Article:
Reasoning with My Critics in the Cleavage Wars
Never read the comments. This is a lesson I know, but always seem to forget.
I had a blog post about modesty culture take off this week and I just couldn’t stop reading the comments.
Here are some of my favorite comments (and the genders from whence they sprung):
- “‘Stop telling me how to dress!’ was uttered by no woman born of the Spirit and the word.”—Man
- “Any woman showing cleavage knows what she is doing and will answer to God if she causes a brother to stumble. Don’t be stupid and deny culpability just to line up with sinful standards of society.”—Man
- “Please, Mr. Bradley, use something that makes you seem reasonable and credible. Your argument in this article has little to no Biblical validity. Relevant is still Christian, right?”—Man
- “I think it’s hilarious when supposedly happily married women dress for attention from any man that will look.”—Woman
- “Cleavage is definitely a sin.”—Man
- “Hey guys let stick socks in our pants to make our bulge even look bigger. And pump our muscles to make them look bigger, then let’s call woman pervs for looking. Since it’s ok for them to wear push up bras and leggings.”—Man
- “Jesus said to clothe the naked. This includes yourselves, ladies.”—Man
- “When Christian women are asserting their right to make plain their bodies in public then the culture wars are over—lost forever.”—Man
There were many—men and women—who disagreed with me in more respectful tones but, as a dear girlfriend of mine said, “For some reason, a man telling other men to follow their own convictions and allow women to follow theirs is really bringing out the misogyny.” It really seemed to be the case.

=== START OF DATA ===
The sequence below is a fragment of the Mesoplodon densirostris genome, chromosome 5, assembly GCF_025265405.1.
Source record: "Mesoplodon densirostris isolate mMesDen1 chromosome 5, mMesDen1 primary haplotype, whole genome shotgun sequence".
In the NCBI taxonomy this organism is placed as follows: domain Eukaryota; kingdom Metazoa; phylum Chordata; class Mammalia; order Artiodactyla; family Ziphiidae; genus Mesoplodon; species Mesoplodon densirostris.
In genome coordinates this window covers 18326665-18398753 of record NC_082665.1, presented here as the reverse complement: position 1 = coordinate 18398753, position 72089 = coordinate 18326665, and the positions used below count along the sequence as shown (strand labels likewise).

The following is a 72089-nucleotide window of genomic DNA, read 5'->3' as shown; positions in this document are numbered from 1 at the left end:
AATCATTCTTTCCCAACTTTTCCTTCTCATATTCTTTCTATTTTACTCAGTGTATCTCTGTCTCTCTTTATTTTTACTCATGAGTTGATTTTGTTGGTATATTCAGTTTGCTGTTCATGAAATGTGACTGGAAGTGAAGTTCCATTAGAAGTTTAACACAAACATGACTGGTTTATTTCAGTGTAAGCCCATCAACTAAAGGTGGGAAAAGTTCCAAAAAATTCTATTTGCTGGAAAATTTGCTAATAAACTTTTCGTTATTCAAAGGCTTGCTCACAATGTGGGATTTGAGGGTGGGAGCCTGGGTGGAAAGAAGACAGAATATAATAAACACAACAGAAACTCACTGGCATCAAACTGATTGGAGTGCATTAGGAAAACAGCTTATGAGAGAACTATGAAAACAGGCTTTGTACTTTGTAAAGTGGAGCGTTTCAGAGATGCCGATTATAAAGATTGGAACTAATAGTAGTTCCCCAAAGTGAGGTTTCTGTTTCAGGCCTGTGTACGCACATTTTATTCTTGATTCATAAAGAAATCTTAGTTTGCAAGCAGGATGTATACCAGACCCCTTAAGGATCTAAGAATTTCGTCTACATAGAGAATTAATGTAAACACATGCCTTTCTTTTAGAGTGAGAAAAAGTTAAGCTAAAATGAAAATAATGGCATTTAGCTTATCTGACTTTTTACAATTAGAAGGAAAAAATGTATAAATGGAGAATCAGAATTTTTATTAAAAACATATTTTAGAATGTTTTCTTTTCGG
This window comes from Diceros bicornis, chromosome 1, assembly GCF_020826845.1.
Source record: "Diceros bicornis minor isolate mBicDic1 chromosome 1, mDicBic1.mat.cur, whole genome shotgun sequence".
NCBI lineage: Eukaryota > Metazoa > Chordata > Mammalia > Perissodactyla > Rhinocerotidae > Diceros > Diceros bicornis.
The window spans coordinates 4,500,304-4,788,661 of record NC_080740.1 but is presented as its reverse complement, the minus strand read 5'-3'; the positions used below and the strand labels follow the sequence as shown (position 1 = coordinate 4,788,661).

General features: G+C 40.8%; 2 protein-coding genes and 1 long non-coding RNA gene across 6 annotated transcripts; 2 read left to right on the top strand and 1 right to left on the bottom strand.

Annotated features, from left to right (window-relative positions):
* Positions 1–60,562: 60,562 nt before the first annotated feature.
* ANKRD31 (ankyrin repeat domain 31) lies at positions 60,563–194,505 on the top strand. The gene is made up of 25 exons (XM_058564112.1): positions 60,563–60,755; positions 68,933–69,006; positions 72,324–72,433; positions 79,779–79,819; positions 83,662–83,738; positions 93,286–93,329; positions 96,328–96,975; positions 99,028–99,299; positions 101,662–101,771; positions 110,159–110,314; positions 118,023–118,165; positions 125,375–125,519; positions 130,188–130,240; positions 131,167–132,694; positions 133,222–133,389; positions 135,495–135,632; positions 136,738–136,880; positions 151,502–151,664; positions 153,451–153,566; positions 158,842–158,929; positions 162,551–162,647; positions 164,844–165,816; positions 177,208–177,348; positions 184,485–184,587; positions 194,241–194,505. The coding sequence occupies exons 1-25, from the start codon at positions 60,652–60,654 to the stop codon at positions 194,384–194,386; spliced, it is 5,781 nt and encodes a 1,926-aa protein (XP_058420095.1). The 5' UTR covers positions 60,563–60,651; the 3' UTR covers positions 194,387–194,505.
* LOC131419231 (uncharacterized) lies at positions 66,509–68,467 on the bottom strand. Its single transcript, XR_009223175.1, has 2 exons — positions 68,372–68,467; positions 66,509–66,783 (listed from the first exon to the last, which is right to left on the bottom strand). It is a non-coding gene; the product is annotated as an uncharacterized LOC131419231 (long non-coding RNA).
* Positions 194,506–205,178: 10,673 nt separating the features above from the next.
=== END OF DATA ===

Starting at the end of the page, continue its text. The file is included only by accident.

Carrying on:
The gist of my post was simple: Maybe men should stop laying the onus of their purity on women and demanding that they dress in a specific fashion. It’s interesting that the immediate response of detractors tended to be a sarcastic: “Yeah, we should get rid of all our standards,” “We should just let women walk around naked,” or “It goes both ways, women have responsibilities too!”
Does God exist or not?
I wonder why we work so hard to convince the world that God exists, and then act like he doesn’t. If there’s a God, don’t you think he has the ability to guide and convict women? Or has God deputized us to enforce his standards upon each other?
I didn’t see one comment that was anti-modesty. The thing that’s silly is that no one seems to disagree about the value of modesty. The whole discussion is about how the conversation is framed, who gets to set the standard, and whether it’s appropriate for men to make women responsible for their godliness.
Is the condescension of men the dam God’s using to stop the tide of female godlessness from breaking out?